The commission shall determine the appropriate collective bargaining unit for the purpose of collective bargaining and shall whenever possible, unless otherwise required under this subchapter, avoid fragmentation by maintaining as few collective bargaining units as practicable in keeping with the size of the total municipal work force. In making such a determination, the commission may decide whether, in a particular case, the municipal employes in the same or several departments, divisions, institutions, crafts, professions or other occupational groupings constitute a collective bargaining unit. Before making its determination, the commission may provide an opportunity for the municipal employes concerned to determine, by secret ballot, whether or not they desire to be established as a separate collective bargaining unit. . .The commission shall not decide that any group of municipal employees constitutes an appropriate collective bargaining unit if the group includes both craft employes and non-craft employes unless a majority of the craft employes vote for inclusion in the unit. The commission shall place the professionals who are assigned to perform any services at a charter school, as defined in s. 115.001(1), in a separate collective bargaining unit from a unit that includes any other professional employes whenever. . .(emphasis added).

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Citing the language of the statute itself, the Utility argues that the right to a unit vote among craft employes under Sec. 111.70(4)(d)2.a., Stats. is statutorily available only at the time the Commission determines for the first time whether a proposed unit is appropriate. Where, as here, the Commission has already certified the appropriateness of the existing unit, the Utility asserts the right to a severance vote does not exist.

We acknowledge that the language of Sec. 111.70(4)(d)2.a., Stats., is susceptible to the interpretation proposed by the Utility. However, we conclude that the Municipal Employment Relations Act is most reasonably interpreted as allowing the exercise of craft severance subsequent to certification.

Through the election petition, Petitioner asks us to determine whether the mixed craft/non-craft unit continues to be appropriate. The language of Section 111.70(4)(d)2.a., Stats., does not limit the Commission's authority to consider appropriate unit questions to a single point in time. Indeed, Sec. 111.70(4)(d)3, Stats. provides that "Whenever, in a particular case, a question arises concerning representation or appropriate unit. . ." Thus, even where we have previously certified a unit as appropriate, we have exercised our authority under Secs. 111.70(4)(d)2.a. and 4(d)(3), Stats. to reconsider whether a unit continues to be appropriate when a new election petition is filed. See, City of Menomonie, Dec. No. 11023 (WERC, 5/72); Milwaukee County, Dec. No. 19753-A (WERC, 2/83); Rock County, Dec. No. 26303 (WERC, 1/90). Therefore, we reject the Utility's position that we lack the statutory authority to now consider the appropriateness of the existing Utility unit.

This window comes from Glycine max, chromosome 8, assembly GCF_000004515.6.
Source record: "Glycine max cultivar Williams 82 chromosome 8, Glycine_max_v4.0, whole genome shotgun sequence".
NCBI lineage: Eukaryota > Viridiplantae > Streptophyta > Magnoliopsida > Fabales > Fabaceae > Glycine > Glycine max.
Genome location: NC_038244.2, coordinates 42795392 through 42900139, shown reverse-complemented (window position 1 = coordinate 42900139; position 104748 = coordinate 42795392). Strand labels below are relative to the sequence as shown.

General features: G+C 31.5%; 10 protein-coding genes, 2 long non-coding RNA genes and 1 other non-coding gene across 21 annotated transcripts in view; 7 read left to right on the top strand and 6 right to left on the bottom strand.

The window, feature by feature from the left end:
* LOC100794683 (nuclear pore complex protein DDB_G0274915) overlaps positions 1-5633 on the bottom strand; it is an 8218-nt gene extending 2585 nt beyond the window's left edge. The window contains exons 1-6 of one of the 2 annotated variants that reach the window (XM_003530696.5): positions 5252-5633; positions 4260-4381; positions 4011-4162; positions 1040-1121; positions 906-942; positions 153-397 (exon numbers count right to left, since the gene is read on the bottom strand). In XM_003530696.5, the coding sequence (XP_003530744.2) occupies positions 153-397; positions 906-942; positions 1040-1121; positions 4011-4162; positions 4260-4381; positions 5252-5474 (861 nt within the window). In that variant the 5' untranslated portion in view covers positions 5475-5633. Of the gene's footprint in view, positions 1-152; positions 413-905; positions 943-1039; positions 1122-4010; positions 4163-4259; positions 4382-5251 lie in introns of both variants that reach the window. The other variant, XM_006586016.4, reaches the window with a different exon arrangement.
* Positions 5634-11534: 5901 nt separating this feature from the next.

The Utility next argues that the craft employes have waived the right to vote on continued inclusion in the existing unit. The Utility argues that by the employes' inaction since the 1971 statutory creation of the right to severance and by their acceptance of the benefits of bargaining within the context of the existing unit, the craft employes should be barred from exercising the right of severance. We do not find this argument persuasive.

The applicable statute is absolute and clear in its direction to us. Section 111.70(4)(d)2.a., Stats. provides that unless a majority of the craft employes so vote, we "shall not decide" that a mixed craft/non-craft unit is appropriate. There are no exceptions ­ equitable or otherwise. Therefore, we conclude this right is not subject to waiver.

Lastly, the Utility asserts that it can be inferred from the 1968 election results that a majority of the craft employes have already voted for inclusion in a mixed unit and thus that the statutory mandate for a vote has already been met. First, it must be noted that election results which predated the existence of the statutory mandate in question can hardly constitute compliance with said mandate. Second, even assuming that the 1968 results can somehow be

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construed to reflect compliance with a 1971 statute, the Utility argument presumes that once craft employes vote on the issue of unit inclusion, they can never thereafter vote on that issue again. There is no statutory support for this presumption. The statute in question does not state that the choice made is irrevocable. Like the municipal employes' right to seek periodic elections to determine whether they wish to be represented by a union, craft employes have the right to seek reconsideration of the issue of inclusion or exclusion from a unit through the timely filing of an election petition.

Given all of the foregoing, we have directed the elections sought by the petitioning craft employes.

Dated at Madison, Wisconsin this 21st day of September, 1999.

WISCONSIN EMPLOYMENT RELATIONS COMMISSION

James R. Meier, Chairperson

A. Henry Hempe, Commissioner

Commissioner Paul A. Hahn did not participate.